Turkish President Recep Tayyip Erdogan has
begun to dispatch troops to Libya, there to support of the country’s beleaguered Government of National Accord. Turkey’s objective is to protect Tripoli and help the GNA—which is recognized by the United Nations—to remain in power.
From Ankara’s point of view, this is in essence a defensive move, one that aims to achieve a military stalemate in Libya between the GNA, led by Prime Minister Fayez al-Sarraj, and the so-called Libyan National Army, led by General Khalifa Haftar. The calculation is that such a situation would then force the parties to the table of negotiations and pave the way to a political settlement before long.
The big question is whether these plans will hold in a crowded theater where other actors—like Egypt, the United Arab Emirates and, more recently Russia— are also involved, and actively working against Turkey’s objectives.
Erdogan’s military engagement in Libya is motivated by the desire to protect a bilateral agreement concluded last December with the Libyan government on the delimitation of maritime borders in the Mediterranean. For years, Turkey had been at odds with Greece and Cyprus over rights to the Eastern Med. Not being party to the 1982 UN Convention on the Law of the Sea, Turkey does not recognize the expansive territorial shelf and exclusive economic zones granted to islands under the Convention.
Turkey and Greece have been in negotiations for more than half a century now to find a mutually acceptable settlement to their dispute over the sharing of resources in the Aegean as well as the Mediterranean. The dispute is compounded by the ongoing political division in Cyprus with Turkey’s resolve to ensure a fair share of the potential financial benefits for the Turkish Cypriots.
In recent years, Ankara’s ill-fated regional policy coupled with its unconditional support to the Muslim Brotherhood has led to the estrangement of Egypt and Israel. As a result, Turkey faces a consortium of nations in the region eager to leverage the natural resources of the Eastern Mediterranean, to the detriment of Turkey’s interests.
For Erdogan, the deal with Libya is a formula to break Turkey’s isolation and win support for its bid for what he regards as a fairer distribution of off shore resources in the Eastern Mediterranean.
But the December deal came with a quid pro quo: in return for its signature, the GNA government asked Ankara’s military support against Haftar. Seen from a higher altitude, Turkey’s military engagement in Libya is the price for the failure of its regional policies, which have jeopardized the country’s long term geopolitical interests.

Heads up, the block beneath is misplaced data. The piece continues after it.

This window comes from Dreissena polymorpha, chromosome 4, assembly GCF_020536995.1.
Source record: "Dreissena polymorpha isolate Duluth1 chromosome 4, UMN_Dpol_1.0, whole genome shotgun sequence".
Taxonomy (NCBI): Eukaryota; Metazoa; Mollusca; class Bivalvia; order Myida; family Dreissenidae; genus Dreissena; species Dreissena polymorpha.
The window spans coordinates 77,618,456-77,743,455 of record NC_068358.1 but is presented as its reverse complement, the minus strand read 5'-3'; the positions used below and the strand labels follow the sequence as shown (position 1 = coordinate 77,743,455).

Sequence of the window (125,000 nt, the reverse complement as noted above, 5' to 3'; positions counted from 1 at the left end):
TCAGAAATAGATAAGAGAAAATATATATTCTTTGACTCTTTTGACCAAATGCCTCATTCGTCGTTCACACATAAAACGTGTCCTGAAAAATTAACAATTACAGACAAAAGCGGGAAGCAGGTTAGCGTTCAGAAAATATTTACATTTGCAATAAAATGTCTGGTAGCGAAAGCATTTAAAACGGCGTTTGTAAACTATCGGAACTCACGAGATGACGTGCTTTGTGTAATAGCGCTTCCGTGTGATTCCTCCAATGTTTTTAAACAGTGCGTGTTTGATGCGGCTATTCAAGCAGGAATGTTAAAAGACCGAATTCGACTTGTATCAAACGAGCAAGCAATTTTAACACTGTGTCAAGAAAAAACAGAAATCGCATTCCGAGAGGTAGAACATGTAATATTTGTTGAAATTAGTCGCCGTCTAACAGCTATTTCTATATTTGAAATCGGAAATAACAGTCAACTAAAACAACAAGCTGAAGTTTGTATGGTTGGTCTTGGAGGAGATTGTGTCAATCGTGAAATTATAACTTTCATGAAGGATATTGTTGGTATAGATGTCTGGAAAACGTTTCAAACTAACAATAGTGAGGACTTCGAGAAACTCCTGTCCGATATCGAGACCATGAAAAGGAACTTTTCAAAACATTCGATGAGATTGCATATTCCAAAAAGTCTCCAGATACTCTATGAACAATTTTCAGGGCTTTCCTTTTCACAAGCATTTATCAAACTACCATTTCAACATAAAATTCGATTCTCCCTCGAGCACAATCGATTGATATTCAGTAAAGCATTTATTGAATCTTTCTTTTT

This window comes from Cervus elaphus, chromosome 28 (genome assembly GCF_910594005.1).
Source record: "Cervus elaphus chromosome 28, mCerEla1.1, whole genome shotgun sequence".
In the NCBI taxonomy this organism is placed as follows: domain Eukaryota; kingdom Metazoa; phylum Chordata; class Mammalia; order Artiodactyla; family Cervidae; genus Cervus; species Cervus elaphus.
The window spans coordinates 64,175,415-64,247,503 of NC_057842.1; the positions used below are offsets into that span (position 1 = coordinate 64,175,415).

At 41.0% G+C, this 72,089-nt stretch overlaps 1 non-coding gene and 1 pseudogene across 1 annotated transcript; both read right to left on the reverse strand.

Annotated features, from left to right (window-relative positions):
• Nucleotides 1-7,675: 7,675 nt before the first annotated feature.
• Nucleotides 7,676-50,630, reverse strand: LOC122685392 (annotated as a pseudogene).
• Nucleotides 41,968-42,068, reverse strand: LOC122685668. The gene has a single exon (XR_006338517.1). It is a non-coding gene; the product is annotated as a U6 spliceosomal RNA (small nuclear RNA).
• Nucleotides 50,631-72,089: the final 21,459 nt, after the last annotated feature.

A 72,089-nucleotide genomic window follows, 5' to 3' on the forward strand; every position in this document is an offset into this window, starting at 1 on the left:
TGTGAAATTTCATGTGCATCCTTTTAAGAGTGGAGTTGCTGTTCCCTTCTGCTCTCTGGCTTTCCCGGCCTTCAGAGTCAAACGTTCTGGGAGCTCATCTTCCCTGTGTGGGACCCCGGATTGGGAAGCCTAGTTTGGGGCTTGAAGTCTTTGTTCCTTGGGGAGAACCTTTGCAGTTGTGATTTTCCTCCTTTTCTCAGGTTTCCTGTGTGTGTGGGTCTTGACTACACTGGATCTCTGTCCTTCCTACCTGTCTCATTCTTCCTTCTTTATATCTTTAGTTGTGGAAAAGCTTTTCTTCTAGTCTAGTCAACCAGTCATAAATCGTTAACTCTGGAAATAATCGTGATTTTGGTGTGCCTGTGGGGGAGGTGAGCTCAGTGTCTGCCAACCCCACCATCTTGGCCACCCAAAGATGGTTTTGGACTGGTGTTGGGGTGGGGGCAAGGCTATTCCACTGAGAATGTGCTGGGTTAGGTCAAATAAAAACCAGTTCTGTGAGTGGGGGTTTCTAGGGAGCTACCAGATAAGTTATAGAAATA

The dangers for the Turkish government are twofold. Firstly, there is domestic risk. Unlike the
military operation in Syria, the expeditionary effort in Libya has scant public support. In a new survey by Istanbul Economics Research, a polling company, only 34% of respondents support the decision, while 58% oppose it. A protracted campaign in Libya could have dire political consequences at home, especially if there are Turkish casualties.
The second risk is operational, for the Turkish military. The Turkish contingent will be operating far from home, with no clear solution for its logistical needs, against an enemy with open supply routes from neighboring Egypt. Another major handicap will the lack of air superiority:
Turkish-operated unmanned air vehicles will be no match for Haftar’s air force, which is complemented by Emirati fighter jets, also based in Egypt.
Aware of these shortcomings, Ankara is keen to maintain a noncombatant role, with Turkish units involved only as military advisors or as operators of strategic assets such as electronic warfare and unmanned air vehicles. The fighting is to be done by of a proxy force of Free Syrian Army militants. The military success of the recent Syrian campaign seems to have convinced Turkish policy makers that these proxy warriors could also be effective in Libya, where most of the warring factions are militias.
Turkey’s plans will be severely tested. Other governments supporting the armed opposition—and in particular, Egypt and the UAE—may view the Turkish involvement as an opportunity to hurt Erdogan, who they accuse of supporting Islamists antithetical to their governments.
Much will therefore depend on whether Cairo and Abu Dhabi decide to escalate militarily. To preempt such an outcome, Turkey has reached out to Russia, hoping to get Moscow’s support for an early revitalization of the political settlement. Erdogan and President Vladimir Putin yesterday called for a ceasefire in Libya on Jan 12, but it is unclear if the belligerents will pay heed. In reality, Russia’s influence in Libya remains limited when compared to, say, Egypt’s.
Ultimately the success of Turkey’s strategy will depend on the credibility of its commitment to the GNA and the effectiveness of its military deterrence. Erdogan will have to convince leaders of the opposing governments—and Haftar—that he will do whatever is necessary to protect the GNA.
Turkish President Recep Tayyip Erdogan has